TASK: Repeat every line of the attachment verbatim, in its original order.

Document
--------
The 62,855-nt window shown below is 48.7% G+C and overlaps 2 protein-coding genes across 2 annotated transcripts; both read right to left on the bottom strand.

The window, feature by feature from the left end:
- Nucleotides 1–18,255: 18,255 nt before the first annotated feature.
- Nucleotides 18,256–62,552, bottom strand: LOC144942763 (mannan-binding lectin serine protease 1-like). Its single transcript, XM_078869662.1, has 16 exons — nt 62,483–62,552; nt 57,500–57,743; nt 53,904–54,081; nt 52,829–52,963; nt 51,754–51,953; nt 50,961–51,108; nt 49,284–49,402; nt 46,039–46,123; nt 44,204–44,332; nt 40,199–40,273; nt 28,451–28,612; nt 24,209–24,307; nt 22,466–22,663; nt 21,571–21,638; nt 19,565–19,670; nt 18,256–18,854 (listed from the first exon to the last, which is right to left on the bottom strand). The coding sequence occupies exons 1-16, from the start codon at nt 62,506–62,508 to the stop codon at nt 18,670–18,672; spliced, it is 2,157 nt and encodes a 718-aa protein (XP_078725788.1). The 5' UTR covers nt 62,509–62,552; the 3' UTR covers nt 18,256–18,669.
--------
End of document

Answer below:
The 62,855-nt window shown below is 48.7% G+C and overlaps 2 protein-coding genes across 2 annotated transcripts; both read right to left on the bottom strand.

The window, feature by feature from the left end:
- Nucleotides 1–18,255: 18,255 nt before the first annotated feature.
- Nucleotides 18,256–62,552, bottom strand: LOC144942763 (mannan-binding lectin serine protease 1-like). Its single transcript, XM_078869662.1, has 16 exons — nt 62,483–62,552; nt 57,500–57,743; nt 53,904–54,081; nt 52,829–52,963; nt 51,754–51,953; nt 50,961–51,108; nt 49,284–49,402; nt 46,039–46,123; nt 44,204–44,332; nt 40,199–40,273; nt 28,451–28,612; nt 24,209–24,307; nt 22,466–22,663; nt 21,571–21,638; nt 19,565–19,670; nt 18,256–18,854 (listed from the first exon to the last, which is right to left on the bottom strand). The coding sequence occupies exons 1-16, from the start codon at nt 62,506–62,508 to the stop codon at nt 18,670–18,672; spliced, it is 2,157 nt and encodes a 718-aa protein (XP_078725788.1). The 5' UTR covers nt 62,509–62,552; the 3' UTR covers nt 18,256–18,669.